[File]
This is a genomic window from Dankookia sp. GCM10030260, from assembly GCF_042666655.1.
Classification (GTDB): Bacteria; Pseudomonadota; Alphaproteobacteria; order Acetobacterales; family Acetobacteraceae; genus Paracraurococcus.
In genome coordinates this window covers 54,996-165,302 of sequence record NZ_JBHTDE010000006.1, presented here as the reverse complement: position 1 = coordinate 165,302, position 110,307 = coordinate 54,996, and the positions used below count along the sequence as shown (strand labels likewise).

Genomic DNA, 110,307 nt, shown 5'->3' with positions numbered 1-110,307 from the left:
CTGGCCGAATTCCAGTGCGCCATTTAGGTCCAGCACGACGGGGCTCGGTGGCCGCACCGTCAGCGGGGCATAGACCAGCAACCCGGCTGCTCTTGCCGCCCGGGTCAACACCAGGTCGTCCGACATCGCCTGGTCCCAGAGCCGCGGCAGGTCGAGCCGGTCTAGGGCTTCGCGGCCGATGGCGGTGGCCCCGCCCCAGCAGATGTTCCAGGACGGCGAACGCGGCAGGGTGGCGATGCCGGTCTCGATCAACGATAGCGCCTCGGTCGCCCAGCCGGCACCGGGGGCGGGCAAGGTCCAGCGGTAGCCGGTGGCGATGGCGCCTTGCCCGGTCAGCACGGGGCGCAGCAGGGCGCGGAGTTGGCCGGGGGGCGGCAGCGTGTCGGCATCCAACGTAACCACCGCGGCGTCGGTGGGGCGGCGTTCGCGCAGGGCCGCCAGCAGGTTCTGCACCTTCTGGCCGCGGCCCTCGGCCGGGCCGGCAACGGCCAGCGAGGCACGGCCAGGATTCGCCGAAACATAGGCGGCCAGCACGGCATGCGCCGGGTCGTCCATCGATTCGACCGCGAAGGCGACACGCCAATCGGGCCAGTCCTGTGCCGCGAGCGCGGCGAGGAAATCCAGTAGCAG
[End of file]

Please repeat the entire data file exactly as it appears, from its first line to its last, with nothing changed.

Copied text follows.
This is a genomic window from Dankookia sp. GCM10030260, from assembly GCF_042666655.1.
Classification (GTDB): Bacteria; Pseudomonadota; Alphaproteobacteria; order Acetobacterales; family Acetobacteraceae; genus Paracraurococcus.
In genome coordinates this window covers 54,996-165,302 of sequence record NZ_JBHTDE010000006.1, presented here as the reverse complement: position 1 = coordinate 165,302, position 110,307 = coordinate 54,996, and the positions used below count along the sequence as shown (strand labels likewise).

Genomic DNA, 110,307 nt, shown 5'->3' with positions numbered 1-110,307 from the left:
CTGGCCGAATTCCAGTGCGCCATTTAGGTCCAGCACGACGGGGCTCGGTGGCCGCACCGTCAGCGGGGCATAGACCAGCAACCCGGCTGCTCTTGCCGCCCGGGTCAACACCAGGTCGTCCGACATCGCCTGGTCCCAGAGCCGCGGCAGGTCGAGCCGGTCTAGGGCTTCGCGGCCGATGGCGGTGGCCCCGCCCCAGCAGATGTTCCAGGACGGCGAACGCGGCAGGGTGGCGATGCCGGTCTCGATCAACGATAGCGCCTCGGTCGCCCAGCCGGCACCGGGGGCGGGCAAGGTCCAGCGGTAGCCGGTGGCGATGGCGCCTTGCCCGGTCAGCACGGGGCGCAGCAGGGCGCGGAGTTGGCCGGGGGGCGGCAGCGTGTCGGCATCCAACGTAACCACCGCGGCGTCGGTGGGGCGGCGTTCGCGCAGGGCCGCCAGCAGGTTCTGCACCTTCTGGCCGCGGCCCTCGGCCGGGCCGGCAACGGCCAGCGAGGCACGGCCAGGATTCGCCGAAACATAGGCGGCCAGCACGGCATGCGCCGGGTCGTCCATCGATTCGACCGCGAAGGCGACACGCCAATCGGGCCAGTCCTGTGCCGCGAGCGCGGCGAGGAAATCCAGTAGCAG